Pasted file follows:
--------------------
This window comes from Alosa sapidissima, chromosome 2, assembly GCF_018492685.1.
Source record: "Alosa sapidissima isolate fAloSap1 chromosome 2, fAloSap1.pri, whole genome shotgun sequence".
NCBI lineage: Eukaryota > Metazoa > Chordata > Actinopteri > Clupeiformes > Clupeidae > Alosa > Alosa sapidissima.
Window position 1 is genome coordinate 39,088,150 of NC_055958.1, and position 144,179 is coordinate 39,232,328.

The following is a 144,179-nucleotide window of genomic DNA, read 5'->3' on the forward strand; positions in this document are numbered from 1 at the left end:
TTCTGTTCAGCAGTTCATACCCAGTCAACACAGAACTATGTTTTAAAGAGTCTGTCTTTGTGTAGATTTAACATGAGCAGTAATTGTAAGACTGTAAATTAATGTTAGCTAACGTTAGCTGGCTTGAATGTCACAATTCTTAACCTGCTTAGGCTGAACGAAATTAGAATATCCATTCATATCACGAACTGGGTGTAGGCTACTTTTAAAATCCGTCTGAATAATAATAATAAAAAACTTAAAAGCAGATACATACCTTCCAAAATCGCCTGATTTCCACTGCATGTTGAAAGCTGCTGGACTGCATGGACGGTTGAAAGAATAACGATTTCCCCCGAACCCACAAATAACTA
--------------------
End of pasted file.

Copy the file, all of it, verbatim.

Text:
This window comes from Alosa sapidissima, chromosome 2, assembly GCF_018492685.1.
Source record: "Alosa sapidissima isolate fAloSap1 chromosome 2, fAloSap1.pri, whole genome shotgun sequence".
NCBI lineage: Eukaryota > Metazoa > Chordata > Actinopteri > Clupeiformes > Clupeidae > Alosa > Alosa sapidissima.
Window position 1 is genome coordinate 39,088,150 of NC_055958.1, and position 144,179 is coordinate 39,232,328.

The following is a 144,179-nucleotide window of genomic DNA, read 5'->3' on the forward strand; positions in this document are numbered from 1 at the left end:
TTCTGTTCAGCAGTTCATACCCAGTCAACACAGAACTATGTTTTAAAGAGTCTGTCTTTGTGTAGATTTAACATGAGCAGTAATTGTAAGACTGTAAATTAATGTTAGCTAACGTTAGCTGGCTTGAATGTCACAATTCTTAACCTGCTTAGGCTGAACGAAATTAGAATATCCATTCATATCACGAACTGGGTGTAGGCTACTTTTAAAATCCGTCTGAATAATAATAATAAAAAACTTAAAAGCAGATACATACCTTCCAAAATCGCCTGATTTCCACTGCATGTTGAAAGCTGCTGGACTGCATGGACGGTTGAAAGAATAACGATTTCCCCCGAACCCACAAATAACTA